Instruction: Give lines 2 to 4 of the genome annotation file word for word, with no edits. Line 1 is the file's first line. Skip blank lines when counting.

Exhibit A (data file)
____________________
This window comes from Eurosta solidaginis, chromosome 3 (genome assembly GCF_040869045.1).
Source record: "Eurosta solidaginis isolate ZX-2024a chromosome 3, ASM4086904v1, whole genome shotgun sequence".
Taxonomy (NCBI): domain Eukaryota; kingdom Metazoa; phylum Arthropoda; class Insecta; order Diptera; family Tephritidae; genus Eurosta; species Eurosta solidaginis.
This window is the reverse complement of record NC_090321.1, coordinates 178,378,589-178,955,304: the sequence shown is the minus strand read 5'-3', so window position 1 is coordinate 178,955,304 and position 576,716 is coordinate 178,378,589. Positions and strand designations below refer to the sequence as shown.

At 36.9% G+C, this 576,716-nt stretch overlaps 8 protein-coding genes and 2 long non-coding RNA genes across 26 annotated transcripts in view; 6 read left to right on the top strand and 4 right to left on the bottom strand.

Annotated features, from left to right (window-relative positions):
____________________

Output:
Source record: "Eurosta solidaginis isolate ZX-2024a chromosome 3, ASM4086904v1, whole genome shotgun sequence".
Taxonomy (NCBI): domain Eukaryota; kingdom Metazoa; phylum Arthropoda; class Insecta; order Diptera; family Tephritidae; genus Eurosta; species Eurosta solidaginis.
This window is the reverse complement of record NC_090321.1, coordinates 178,378,589-178,955,304: the sequence shown is the minus strand read 5'-3', so window position 1 is coordinate 178,955,304 and position 576,716 is coordinate 178,378,589. Positions and strand designations below refer to the sequence as shown.